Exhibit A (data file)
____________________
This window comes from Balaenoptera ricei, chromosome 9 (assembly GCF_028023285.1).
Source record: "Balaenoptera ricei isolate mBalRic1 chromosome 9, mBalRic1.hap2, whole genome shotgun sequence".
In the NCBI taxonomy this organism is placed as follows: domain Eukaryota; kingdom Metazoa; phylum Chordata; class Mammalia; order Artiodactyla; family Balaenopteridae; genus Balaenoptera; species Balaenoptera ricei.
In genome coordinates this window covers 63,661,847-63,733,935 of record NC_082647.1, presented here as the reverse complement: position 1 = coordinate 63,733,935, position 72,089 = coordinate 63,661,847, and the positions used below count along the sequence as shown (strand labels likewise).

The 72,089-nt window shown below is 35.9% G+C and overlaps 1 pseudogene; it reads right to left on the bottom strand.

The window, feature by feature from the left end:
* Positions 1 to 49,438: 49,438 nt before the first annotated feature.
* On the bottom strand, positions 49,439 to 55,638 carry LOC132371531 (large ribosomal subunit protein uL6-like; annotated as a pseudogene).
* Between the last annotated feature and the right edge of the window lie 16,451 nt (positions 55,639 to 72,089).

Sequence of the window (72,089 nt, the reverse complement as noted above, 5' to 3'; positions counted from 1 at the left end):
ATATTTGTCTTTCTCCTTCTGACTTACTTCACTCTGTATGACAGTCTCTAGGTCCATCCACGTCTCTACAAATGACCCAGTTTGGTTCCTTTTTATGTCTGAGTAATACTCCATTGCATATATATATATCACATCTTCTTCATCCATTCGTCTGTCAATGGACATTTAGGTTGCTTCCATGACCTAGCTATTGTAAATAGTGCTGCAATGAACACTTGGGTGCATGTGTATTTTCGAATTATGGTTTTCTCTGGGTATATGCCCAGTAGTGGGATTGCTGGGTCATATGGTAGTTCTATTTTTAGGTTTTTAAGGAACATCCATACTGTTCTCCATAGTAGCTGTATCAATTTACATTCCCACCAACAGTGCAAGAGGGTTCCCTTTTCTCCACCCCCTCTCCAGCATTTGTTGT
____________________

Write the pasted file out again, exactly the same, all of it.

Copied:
This window comes from Balaenoptera ricei, chromosome 9 (assembly GCF_028023285.1).
Source record: "Balaenoptera ricei isolate mBalRic1 chromosome 9, mBalRic1.hap2, whole genome shotgun sequence".
In the NCBI taxonomy this organism is placed as follows: domain Eukaryota; kingdom Metazoa; phylum Chordata; class Mammalia; order Artiodactyla; family Balaenopteridae; genus Balaenoptera; species Balaenoptera ricei.
In genome coordinates this window covers 63,661,847-63,733,935 of record NC_082647.1, presented here as the reverse complement: position 1 = coordinate 63,733,935, position 72,089 = coordinate 63,661,847, and the positions used below count along the sequence as shown (strand labels likewise).

The 72,089-nt window shown below is 35.9% G+C and overlaps 1 pseudogene; it reads right to left on the bottom strand.

The window, feature by feature from the left end:
* Positions 1 to 49,438: 49,438 nt before the first annotated feature.
* On the bottom strand, positions 49,439 to 55,638 carry LOC132371531 (large ribosomal subunit protein uL6-like; annotated as a pseudogene).
* Between the last annotated feature and the right edge of the window lie 16,451 nt (positions 55,639 to 72,089).

Sequence of the window (72,089 nt, the reverse complement as noted above, 5' to 3'; positions counted from 1 at the left end):
ATATTTGTCTTTCTCCTTCTGACTTACTTCACTCTGTATGACAGTCTCTAGGTCCATCCACGTCTCTACAAATGACCCAGTTTGGTTCCTTTTTATGTCTGAGTAATACTCCATTGCATATATATATATCACATCTTCTTCATCCATTCGTCTGTCAATGGACATTTAGGTTGCTTCCATGACCTAGCTATTGTAAATAGTGCTGCAATGAACACTTGGGTGCATGTGTATTTTCGAATTATGGTTTTCTCTGGGTATATGCCCAGTAGTGGGATTGCTGGGTCATATGGTAGTTCTATTTTTAGGTTTTTAAGGAACATCCATACTGTTCTCCATAGTAGCTGTATCAATTTACATTCCCACCAACAGTGCAAGAGGGTTCCCTTTTCTCCACCCCCTCTCCAGCATTTGTTGT